As we saw when Tranquill was thrown into the starting lineup, there’s still a lot of work to do for him to be a half-field safety. Multiple times, receivers got behind him, especially against Northwestern. And while it’s hardly fair to reach conclusions on Tranquill’s ceiling when blue-chippers like Max Redfield and Elijah Shumate struggled too, it’s fair to question Tranquill’s ability in space and if he can succeed as an every down player.

But instead of focusing on his limitations, Tranquill also presents some really intriguing options for VanGorder and the Irish defense. This is a guy who is absolutely huge—chiseled from granite and everything you want from an in-the-box safety from a size and physicality perspective.

After quickly grasping his role in dime and exotic packages, Tranquill should easily step back into the 3rd down mix, while also serving as the key backup behind Shumate. From there, he’s got all the opportunities to prove he’s Notre Dame’s next starting strong safety.

 

CRYSTAL BALL

If he’s given the opportunity, Tranquill will make plays. That’s not to say you should expect to see him flying across the back-end of the secondary and snatching footballs from center field, but rather expect to see some paint-chips flying and Tranquill doing his best heat-seeking missile impression.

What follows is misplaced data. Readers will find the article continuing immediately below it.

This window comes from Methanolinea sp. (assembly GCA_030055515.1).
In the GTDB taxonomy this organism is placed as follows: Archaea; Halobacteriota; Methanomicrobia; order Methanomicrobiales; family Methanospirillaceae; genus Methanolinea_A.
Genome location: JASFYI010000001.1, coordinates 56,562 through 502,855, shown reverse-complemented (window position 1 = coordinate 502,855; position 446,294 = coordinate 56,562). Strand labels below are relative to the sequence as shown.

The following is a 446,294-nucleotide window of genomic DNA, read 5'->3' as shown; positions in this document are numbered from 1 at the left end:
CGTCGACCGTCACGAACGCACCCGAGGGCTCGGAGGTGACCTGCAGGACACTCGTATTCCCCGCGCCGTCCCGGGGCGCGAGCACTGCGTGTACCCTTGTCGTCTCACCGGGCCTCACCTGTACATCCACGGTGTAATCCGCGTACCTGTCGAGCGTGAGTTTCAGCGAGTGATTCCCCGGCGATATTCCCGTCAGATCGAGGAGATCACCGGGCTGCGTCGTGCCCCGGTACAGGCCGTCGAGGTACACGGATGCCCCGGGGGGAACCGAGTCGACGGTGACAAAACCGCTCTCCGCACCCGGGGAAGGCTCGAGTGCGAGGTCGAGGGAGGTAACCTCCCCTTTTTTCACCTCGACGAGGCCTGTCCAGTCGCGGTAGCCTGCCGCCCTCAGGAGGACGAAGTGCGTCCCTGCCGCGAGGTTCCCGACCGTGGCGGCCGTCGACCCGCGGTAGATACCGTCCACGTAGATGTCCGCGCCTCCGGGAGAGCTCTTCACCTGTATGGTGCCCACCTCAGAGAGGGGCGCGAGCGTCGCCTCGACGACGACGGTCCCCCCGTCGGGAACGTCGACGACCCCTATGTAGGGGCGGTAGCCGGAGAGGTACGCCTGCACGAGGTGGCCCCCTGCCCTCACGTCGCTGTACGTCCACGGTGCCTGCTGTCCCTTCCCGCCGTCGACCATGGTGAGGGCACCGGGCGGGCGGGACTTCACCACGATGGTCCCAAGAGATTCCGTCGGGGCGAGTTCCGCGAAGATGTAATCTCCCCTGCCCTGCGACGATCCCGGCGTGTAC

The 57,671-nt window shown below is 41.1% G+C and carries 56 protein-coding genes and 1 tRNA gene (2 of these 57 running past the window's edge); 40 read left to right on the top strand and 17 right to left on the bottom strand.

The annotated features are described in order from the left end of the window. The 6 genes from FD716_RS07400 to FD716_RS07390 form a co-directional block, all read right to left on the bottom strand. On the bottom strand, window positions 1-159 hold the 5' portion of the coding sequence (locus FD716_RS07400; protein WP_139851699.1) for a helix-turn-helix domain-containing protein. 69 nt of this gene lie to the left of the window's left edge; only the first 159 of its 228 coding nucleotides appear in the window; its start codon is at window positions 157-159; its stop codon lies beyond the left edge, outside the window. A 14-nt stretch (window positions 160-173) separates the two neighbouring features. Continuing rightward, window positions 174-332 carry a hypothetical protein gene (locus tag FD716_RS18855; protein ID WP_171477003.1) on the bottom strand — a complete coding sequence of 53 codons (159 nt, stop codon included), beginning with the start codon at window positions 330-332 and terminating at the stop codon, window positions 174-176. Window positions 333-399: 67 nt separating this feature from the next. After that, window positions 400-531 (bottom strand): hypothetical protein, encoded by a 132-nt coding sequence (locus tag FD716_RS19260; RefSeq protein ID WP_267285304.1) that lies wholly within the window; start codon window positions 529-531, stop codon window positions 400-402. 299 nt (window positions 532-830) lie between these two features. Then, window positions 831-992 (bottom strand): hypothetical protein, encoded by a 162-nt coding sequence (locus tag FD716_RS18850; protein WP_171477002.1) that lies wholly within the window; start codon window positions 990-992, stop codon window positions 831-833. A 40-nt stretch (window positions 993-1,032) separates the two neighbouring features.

A defense needs football players like Tranquill. So do Notre Dame’s special teams. After hearing Kelly rave about Tranquill’s rehabilitation (he “attacked it” like no other player he’s seen, per BK), it’s clear that the sophomore will be ready come Texas.

I’m skeptical that Tranquill can play as a back-end safety. So while his role as an every-down player won’t come unless something goes wrong, Tranquill should be a productive performer for the defense, a key to the unit on third downs.

 

THE 2015 IRISH A-to-Z
Josh Adams, RB
Josh Barajas, OLB
Nicky Baratti, S
Alex Bars, OL
Asmar Bilal, OLB
Hunter Bivin, OL
Grant Blankenship, DE
Jonathan Bonner, DE
Miles Boykin, WR
Justin Brent, WR
Greg Bryant, RB
Devin Butler, CB
Jimmy Byrne, OL
Daniel Cage, DL
Amir Carlisle, RB
Nick Coleman, DB
Te’von Coney, LB
Shaun Crawford, DB
Scott Daly, LS
Sheldon Day, DL
Michael Deeb, LB
Micah Dew-Treadway, DL
Steve Elmer, RG
Matthias Farley, DB
Nicco Fertitta, DB
Tarean Folston, RB
Will Fuller, WR
Jarrett Grace, LB
Jalen Guyton, WR
Mark Harrell, OL
Jay Hayes, DL
Mike Heuerman, TE
Kolin Hill, DE
Tristen Hoge, C
Corey Holmes, WR
Chase Hounshell, TE
Torii Hunter, Jr. WR
Alizé Jones, TE
Jarron Jones, DL
DeShone Kizer, QB
Tyler Luatua, TE
Cole Luke, CB
Nick Martin, C
Greer Martini, LB
Jacob Matuska, DL
Mike McGlinchey, OT
Colin McGovern, OL
Peter Mokwuah, DL
John Montelus, OL
Nyles Morgan, LB
Sam Mustipher, OL
Quenton Nelson, OL
Tyler Newsome, P
Romeo Okwara, DE
James Onwualu, LB
C.J. Prosise, WR/RB
Doug Randolph, LB/DE
Max Redfield, S
Corey Robinson, WR
Trevor Ruhland, OL
CJ Sanders, WR
Joe Schmidt, LB
Avery Sebastian, S
Elijah Shumate, S
Jaylon Smith, LB
Durham Smythe, TE
Equanimeous St. Brown, WR
Ronnie Stanley, LT
Elijah Taylor, DL
Brandon Tiassum, DL
Jerry Tillery, DL